It is important to note that even when I could only count the words I knew on two paws, I was able to understand the gist of what was being said according to both the intonation and the scent wafting from the speaker's body. I recognized without difficulty whether they were growls of joy, words of love, or snarls of anger and derision.
The first time I heard cries of disgust was when, much to my embarrassment, a tick was found in my fur.
"What is this ugly thing? Eww!" Reizel cried.
"A tick!" Herschel declared.
Joshua, who also wanted to see the despicable creature sucking my blood, called for help. "Daddy! He has a tick on his ear!"
Kalman, the father of the three, touched the tick with the edge of his cigarette, and it shriveled and died instantaneously. That was the first I learned of the health hazards associated with cigarettes.
The ticks were unbearable, but my true nemesis has always been the flea. Every time I think about these low organisms, a shiver runs down my spine. Imagine tiny, despicable creatures crawling across your skin, and you have no way of stopping them. The feeling is ten times worse during your first few weeks of life, when you're still cast in darkness. Until this day, I wake with a start when my puppyhood returns to me in my dreams. The children pinch my skin and taunt "flea, flea...."
The fleas helped me mark an important distinction — the body is divided in two: the places you can reach with your teeth and tongue, and the rest of your body. When the fleas roam the areas beyond the reach of my tongue, I lose my mind.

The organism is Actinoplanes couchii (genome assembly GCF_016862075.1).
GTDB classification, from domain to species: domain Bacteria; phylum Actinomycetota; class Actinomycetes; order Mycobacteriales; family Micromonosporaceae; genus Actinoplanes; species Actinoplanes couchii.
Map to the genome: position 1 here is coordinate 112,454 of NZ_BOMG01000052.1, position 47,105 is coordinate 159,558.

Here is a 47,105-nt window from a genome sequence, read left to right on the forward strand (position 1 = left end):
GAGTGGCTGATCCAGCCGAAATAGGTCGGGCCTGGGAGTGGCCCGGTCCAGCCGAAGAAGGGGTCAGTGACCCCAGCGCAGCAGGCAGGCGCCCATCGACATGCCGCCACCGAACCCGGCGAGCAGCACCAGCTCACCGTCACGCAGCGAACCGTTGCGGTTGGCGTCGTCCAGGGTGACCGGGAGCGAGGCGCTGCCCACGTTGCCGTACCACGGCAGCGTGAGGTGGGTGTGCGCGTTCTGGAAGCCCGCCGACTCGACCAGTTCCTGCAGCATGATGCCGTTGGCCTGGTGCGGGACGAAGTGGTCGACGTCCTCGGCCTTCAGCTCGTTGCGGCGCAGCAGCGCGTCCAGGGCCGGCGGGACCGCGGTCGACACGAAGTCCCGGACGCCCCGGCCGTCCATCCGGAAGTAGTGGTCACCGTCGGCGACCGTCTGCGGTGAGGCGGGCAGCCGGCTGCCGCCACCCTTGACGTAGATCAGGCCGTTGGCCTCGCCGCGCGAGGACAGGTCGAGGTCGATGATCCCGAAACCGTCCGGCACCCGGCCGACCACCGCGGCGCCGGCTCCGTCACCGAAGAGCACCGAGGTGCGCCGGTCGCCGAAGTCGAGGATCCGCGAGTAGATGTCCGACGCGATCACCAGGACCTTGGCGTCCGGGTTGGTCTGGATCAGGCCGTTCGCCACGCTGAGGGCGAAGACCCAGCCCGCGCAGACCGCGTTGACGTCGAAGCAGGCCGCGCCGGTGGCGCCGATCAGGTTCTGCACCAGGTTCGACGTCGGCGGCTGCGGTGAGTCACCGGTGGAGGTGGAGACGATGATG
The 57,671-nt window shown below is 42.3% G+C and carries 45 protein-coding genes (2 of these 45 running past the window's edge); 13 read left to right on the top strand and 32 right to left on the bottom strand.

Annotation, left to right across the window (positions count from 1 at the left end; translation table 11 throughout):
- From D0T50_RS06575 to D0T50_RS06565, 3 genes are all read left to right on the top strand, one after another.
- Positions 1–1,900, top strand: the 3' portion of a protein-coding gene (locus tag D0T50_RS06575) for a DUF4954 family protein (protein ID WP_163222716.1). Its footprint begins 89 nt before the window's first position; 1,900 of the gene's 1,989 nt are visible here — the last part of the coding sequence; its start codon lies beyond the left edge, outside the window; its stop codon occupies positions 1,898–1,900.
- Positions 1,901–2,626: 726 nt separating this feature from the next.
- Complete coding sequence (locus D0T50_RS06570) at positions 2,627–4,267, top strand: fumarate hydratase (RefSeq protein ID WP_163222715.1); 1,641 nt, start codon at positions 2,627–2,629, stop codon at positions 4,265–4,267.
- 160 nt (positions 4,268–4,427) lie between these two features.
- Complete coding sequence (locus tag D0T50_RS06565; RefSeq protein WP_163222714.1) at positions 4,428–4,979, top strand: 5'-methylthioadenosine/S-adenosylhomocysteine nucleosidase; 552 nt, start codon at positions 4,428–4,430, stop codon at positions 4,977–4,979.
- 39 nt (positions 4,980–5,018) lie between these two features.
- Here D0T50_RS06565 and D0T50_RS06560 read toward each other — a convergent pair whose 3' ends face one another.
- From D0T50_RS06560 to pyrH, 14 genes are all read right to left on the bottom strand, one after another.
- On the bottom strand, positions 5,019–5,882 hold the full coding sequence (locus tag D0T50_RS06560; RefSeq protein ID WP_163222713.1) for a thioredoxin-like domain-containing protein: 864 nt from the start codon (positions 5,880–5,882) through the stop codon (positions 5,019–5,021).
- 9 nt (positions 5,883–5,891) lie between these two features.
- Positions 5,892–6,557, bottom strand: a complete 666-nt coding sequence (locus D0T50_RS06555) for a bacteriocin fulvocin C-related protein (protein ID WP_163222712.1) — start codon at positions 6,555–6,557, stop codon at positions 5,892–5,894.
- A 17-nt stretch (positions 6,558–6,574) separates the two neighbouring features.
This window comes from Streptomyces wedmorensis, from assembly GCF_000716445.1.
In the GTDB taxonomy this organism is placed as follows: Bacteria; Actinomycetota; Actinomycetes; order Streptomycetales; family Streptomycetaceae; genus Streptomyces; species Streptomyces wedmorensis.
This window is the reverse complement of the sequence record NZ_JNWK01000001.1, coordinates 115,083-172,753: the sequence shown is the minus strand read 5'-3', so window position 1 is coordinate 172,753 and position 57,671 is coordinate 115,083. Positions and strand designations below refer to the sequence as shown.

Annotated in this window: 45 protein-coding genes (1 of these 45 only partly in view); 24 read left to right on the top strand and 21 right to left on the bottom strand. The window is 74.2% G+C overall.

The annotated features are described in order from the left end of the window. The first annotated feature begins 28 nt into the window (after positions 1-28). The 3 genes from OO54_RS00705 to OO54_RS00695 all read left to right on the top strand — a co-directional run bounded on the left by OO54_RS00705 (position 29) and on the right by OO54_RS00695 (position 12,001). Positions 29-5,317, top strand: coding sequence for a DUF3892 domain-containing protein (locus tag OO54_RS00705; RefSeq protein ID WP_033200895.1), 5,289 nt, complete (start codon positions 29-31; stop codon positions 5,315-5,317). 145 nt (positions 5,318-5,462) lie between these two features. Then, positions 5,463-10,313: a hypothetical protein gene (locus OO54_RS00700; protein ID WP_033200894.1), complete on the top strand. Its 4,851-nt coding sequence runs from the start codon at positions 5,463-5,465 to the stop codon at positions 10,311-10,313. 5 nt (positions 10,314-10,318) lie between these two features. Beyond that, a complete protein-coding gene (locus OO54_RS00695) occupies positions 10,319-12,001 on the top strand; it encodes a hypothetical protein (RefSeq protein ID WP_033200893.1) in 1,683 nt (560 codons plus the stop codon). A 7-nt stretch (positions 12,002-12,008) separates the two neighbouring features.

A more pungent odor than that of disgust is the odor of termination. Through my shut eyelids, I first encountered death. One of my brothers, a nameless pup, didn't have enough strength to make his way to Mother's milk. As we raced to her teats, my siblings and I disregarded any fraternal considerations. The weaker brother was left behind. As he lost strength, his chances of gaining his daily portion diminished. His fate was sealed. Mother stopped feeding and licking him. I realized that the improvement in my own condition was a direct result of my brother's misfortune, but I was amazed at how easy it is to bear the suffering of another when extra milk, extra space at my mother's side, and extra quality time under her tongue are blinding your conscience.
"Mama, look," said Joshua. "I think one of the puppies is sick."
Joshua's father came and lifted my brother. "Yes," he said. "He looks very weak, and his nose is completely dry."